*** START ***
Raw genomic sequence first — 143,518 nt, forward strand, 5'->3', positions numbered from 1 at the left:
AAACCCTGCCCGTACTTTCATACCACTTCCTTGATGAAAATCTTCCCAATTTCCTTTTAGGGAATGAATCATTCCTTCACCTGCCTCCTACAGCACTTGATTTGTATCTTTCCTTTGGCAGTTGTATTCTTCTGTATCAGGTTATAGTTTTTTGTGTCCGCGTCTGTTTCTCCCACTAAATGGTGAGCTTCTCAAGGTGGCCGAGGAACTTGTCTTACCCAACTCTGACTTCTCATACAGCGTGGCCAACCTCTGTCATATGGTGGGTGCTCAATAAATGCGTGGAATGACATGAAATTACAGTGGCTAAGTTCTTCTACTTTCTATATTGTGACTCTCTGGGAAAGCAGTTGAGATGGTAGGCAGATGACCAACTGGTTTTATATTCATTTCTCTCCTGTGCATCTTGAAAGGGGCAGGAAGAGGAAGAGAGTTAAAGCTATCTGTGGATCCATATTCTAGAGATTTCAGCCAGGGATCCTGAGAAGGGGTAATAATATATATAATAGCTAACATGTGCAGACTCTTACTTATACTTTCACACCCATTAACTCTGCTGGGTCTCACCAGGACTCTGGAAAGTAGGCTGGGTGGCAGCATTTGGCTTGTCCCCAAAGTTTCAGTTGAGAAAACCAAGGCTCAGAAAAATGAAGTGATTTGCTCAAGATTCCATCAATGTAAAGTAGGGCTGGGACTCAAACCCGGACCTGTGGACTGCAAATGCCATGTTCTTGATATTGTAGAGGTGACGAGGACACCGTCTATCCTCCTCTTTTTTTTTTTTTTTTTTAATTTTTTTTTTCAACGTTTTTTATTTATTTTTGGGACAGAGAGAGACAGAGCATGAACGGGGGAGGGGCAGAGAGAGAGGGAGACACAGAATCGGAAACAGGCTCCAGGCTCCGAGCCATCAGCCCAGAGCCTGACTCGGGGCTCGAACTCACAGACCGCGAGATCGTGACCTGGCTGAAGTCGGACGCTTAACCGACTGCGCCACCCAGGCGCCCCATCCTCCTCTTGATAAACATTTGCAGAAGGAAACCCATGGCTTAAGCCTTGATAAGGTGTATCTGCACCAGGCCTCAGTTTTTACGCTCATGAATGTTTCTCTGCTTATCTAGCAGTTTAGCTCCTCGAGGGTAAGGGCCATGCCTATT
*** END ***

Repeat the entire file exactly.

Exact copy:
Raw genomic sequence first — 143,518 nt, forward strand, 5'->3', positions numbered from 1 at the left:
AAACCCTGCCCGTACTTTCATACCACTTCCTTGATGAAAATCTTCCCAATTTCCTTTTAGGGAATGAATCATTCCTTCACCTGCCTCCTACAGCACTTGATTTGTATCTTTCCTTTGGCAGTTGTATTCTTCTGTATCAGGTTATAGTTTTTTGTGTCCGCGTCTGTTTCTCCCACTAAATGGTGAGCTTCTCAAGGTGGCCGAGGAACTTGTCTTACCCAACTCTGACTTCTCATACAGCGTGGCCAACCTCTGTCATATGGTGGGTGCTCAATAAATGCGTGGAATGACATGAAATTACAGTGGCTAAGTTCTTCTACTTTCTATATTGTGACTCTCTGGGAAAGCAGTTGAGATGGTAGGCAGATGACCAACTGGTTTTATATTCATTTCTCTCCTGTGCATCTTGAAAGGGGCAGGAAGAGGAAGAGAGTTAAAGCTATCTGTGGATCCATATTCTAGAGATTTCAGCCAGGGATCCTGAGAAGGGGTAATAATATATATAATAGCTAACATGTGCAGACTCTTACTTATACTTTCACACCCATTAACTCTGCTGGGTCTCACCAGGACTCTGGAAAGTAGGCTGGGTGGCAGCATTTGGCTTGTCCCCAAAGTTTCAGTTGAGAAAACCAAGGCTCAGAAAAATGAAGTGATTTGCTCAAGATTCCATCAATGTAAAGTAGGGCTGGGACTCAAACCCGGACCTGTGGACTGCAAATGCCATGTTCTTGATATTGTAGAGGTGACGAGGACACCGTCTATCCTCCTCTTTTTTTTTTTTTTTTTTAATTTTTTTTTTCAACGTTTTTTATTTATTTTTGGGACAGAGAGAGACAGAGCATGAACGGGGGAGGGGCAGAGAGAGAGGGAGACACAGAATCGGAAACAGGCTCCAGGCTCCGAGCCATCAGCCCAGAGCCTGACTCGGGGCTCGAACTCACAGACCGCGAGATCGTGACCTGGCTGAAGTCGGACGCTTAACCGACTGCGCCACCCAGGCGCCCCATCCTCCTCTTGATAAACATTTGCAGAAGGAAACCCATGGCTTAAGCCTTGATAAGGTGTATCTGCACCAGGCCTCAGTTTTTACGCTCATGAATGTTTCTCTGCTTATCTAGCAGTTTAGCTCCTCGAGGGTAAGGGCCATGCCTATT